The value of the running back in the NFL has diminished significantly in the last couple of years. The supply of quality running backs has exceeded the demand, which has significantly diminished the amount of capital that a team has to allocate to fill the need.
No longer do teams have to invest a pick in the first couple rounds of the draft to get a capable and productive running back. They can be found in the later half of the draft or even in undrafted free agency.
Take Broncos running back C.J. Anderson and Texans running back Arian Foster as great examples. Both were undrafted free agents, but both are extremely productive. Anderson is just starting and Foster has been for a very long time.
Furthermore, only one player from the top-10 in rushing was chosen in the first round (Marshawn Lynch), while three (Arian Foster, Justin Forsett and Alfred Morris) were undrafted or picked in the sixth or seventh round.
This means that it will likely take a special type of player to warrant spending significant resources (first or second round pick) on a position has such a surplus of talent.
Tevin Coleman is that type of special player.
Coleman is a 6-foot-1, 210-pound junior running back at Indiana who is in the midst of a truly incredible year. In 11 games, he has 241 carries for 1,906 yards, 7.91 yards per carry and 15 touchdowns. On the surface, those stats are exceedingly impressive, but when you dig deeper, they become even more impressive.
A big problem a lot of players have is being significantly more productive at home than away, but not Coleman. He has played only one more game on the road than he has at home, but he still has seven more touchdowns, 462 more yards, while averaging 0.78 more yards per carry.
Another problem with most running backs is they’re only effective in situations that are conducive to running the ball, like on first and second down, but not very productive in situations where the defense knows they are running it. Nevertheless, on third down and less than two yards (an obvious running situation, especially with a player like Coleman), he averages 10.6 yards per carry. That number would be amazing in any situation, let alone one of the most difficult situations to run the ball.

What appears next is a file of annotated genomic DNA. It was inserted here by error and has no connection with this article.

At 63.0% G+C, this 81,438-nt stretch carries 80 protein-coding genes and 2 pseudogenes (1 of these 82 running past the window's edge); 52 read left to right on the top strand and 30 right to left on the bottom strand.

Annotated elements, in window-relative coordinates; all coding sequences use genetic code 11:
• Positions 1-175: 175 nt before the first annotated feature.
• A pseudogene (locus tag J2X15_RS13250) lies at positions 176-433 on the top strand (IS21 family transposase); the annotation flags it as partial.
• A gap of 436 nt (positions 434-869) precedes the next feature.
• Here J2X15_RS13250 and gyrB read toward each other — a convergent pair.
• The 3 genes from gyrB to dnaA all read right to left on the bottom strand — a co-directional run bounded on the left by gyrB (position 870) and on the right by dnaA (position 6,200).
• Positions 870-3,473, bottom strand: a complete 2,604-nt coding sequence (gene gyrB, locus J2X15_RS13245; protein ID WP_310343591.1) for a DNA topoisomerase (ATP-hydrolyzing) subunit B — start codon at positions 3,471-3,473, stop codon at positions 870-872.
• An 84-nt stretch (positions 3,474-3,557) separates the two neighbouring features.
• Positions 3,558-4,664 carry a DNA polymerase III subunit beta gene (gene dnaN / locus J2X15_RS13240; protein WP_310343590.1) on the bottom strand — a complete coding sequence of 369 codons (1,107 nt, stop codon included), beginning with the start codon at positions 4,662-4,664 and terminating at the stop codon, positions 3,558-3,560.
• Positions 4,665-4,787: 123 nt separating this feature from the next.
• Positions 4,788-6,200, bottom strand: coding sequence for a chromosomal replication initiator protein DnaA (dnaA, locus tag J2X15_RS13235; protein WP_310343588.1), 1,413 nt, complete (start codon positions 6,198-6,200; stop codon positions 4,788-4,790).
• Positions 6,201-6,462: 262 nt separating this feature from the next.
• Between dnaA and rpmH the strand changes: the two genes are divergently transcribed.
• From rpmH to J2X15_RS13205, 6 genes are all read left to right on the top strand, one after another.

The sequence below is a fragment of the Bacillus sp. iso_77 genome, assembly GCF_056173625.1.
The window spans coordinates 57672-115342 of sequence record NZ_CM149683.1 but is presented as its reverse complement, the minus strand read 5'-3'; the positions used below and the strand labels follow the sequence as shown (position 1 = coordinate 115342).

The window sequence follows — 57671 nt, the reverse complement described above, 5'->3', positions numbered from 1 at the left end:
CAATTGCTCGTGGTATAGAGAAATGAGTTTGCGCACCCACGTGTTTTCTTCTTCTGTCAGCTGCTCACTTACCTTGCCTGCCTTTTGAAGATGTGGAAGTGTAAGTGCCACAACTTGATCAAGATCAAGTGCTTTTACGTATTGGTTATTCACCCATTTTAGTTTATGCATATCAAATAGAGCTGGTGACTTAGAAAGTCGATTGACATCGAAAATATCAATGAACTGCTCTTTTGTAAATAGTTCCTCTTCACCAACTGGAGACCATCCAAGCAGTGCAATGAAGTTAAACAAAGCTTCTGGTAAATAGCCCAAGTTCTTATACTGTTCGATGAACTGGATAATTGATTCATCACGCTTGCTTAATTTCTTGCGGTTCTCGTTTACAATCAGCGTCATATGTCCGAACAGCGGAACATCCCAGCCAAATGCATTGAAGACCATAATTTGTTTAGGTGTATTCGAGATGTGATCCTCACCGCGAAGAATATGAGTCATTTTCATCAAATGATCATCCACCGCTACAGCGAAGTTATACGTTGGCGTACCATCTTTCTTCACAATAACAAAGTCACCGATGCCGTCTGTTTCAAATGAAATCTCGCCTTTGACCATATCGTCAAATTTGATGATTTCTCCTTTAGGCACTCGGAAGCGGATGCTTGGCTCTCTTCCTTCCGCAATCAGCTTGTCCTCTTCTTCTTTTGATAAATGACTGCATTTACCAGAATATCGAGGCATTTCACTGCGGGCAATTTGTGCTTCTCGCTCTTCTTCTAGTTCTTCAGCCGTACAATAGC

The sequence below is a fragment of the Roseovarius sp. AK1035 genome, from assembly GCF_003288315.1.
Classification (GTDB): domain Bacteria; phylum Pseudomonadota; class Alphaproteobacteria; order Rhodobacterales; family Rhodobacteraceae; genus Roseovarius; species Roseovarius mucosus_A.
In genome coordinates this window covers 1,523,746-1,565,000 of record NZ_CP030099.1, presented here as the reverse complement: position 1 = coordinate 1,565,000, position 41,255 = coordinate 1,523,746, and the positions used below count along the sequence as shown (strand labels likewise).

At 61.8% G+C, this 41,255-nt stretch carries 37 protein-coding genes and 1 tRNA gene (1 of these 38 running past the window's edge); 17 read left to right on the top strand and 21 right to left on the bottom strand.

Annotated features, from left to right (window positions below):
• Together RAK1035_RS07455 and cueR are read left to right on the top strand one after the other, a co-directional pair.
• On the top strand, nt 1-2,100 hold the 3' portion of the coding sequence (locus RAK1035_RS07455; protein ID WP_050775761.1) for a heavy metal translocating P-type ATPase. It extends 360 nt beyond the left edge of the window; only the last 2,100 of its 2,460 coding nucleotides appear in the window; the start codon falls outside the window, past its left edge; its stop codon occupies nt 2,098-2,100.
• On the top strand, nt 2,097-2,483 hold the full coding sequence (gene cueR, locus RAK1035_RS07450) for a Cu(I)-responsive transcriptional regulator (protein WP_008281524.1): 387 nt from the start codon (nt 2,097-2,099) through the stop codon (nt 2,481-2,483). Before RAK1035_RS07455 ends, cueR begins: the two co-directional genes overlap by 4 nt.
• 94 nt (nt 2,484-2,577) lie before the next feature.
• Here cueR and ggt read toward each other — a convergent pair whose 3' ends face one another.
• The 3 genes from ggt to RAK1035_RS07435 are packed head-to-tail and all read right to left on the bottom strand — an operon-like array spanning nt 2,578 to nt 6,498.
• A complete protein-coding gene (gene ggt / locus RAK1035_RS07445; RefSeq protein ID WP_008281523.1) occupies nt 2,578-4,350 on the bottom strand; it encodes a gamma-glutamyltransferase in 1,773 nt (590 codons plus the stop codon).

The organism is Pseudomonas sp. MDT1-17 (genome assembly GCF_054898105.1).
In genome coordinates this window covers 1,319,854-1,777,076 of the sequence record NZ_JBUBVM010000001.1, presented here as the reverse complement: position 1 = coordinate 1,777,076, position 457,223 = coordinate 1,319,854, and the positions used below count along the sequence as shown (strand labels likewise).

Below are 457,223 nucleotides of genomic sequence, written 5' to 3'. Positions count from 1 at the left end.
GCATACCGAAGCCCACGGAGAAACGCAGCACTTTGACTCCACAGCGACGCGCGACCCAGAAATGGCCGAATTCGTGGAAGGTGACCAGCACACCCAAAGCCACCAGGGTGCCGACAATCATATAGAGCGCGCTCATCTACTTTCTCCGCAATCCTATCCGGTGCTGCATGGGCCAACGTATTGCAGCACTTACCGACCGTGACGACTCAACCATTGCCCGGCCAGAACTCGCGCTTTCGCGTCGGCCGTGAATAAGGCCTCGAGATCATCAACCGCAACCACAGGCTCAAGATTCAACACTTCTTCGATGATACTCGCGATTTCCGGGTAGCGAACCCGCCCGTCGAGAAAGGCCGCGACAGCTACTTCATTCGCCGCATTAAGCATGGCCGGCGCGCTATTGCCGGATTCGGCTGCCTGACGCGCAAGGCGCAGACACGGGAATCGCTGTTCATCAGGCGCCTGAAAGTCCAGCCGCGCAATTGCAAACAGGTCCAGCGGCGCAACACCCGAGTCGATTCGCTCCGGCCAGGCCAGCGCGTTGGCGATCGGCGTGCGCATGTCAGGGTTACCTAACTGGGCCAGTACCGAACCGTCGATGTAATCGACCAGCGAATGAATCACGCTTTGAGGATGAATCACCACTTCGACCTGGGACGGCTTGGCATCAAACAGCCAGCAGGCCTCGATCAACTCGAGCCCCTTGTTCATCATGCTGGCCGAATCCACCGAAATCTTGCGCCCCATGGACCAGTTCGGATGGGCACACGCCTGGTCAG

Despite all that, we have discussed in the past how important it is not to get caught up in “box-score scouting” when trying to project a player to the NFL.
Therefore, let’s take a look at what traits Coleman displays that make him worthy of a selection in the first two rounds.
The first trait that jumps out about Coleman is his vision. To have great vision a player must have incredible cognitive ability to see the open running lanes or creases and understand where the defenders are in relation to his body so that he can make the best decision, which will allow him to get the most yards possible.
This play is a great example of Tevin’s vision:
Coleman is lined up in the shotgun to his quarterback’s left. When he gets the handoff, he starts downhill; however, Indiana State does a great job of plugging up the gaps where the run was initially set up to go. Instead of just running into the crowd of defenders, he presses the run inside so that the second-level defenders collapse inside. This gives Coleman just enough space to reverse field to his left as he performs to beautiful stiff arms with his off hand, which allows him to get outside the numbers and head up field for the significant gain.
Most running backs would immediately bounce the play outside at the first sign that the original play would be stuffed. However, Coleman showcased the mental maturity to remain calm and press the hole before he made his way to the outside.
Coaches are going to love how Coleman finished the play. Instead of taking the easy route and just going out of bounds, he lowered his shoulder, absorbed the contact and gained seven extra yards because of it. That shows the Coleman is not afraid of the physicality that being a running back brings and that he will fight to get every yard he can out of any run.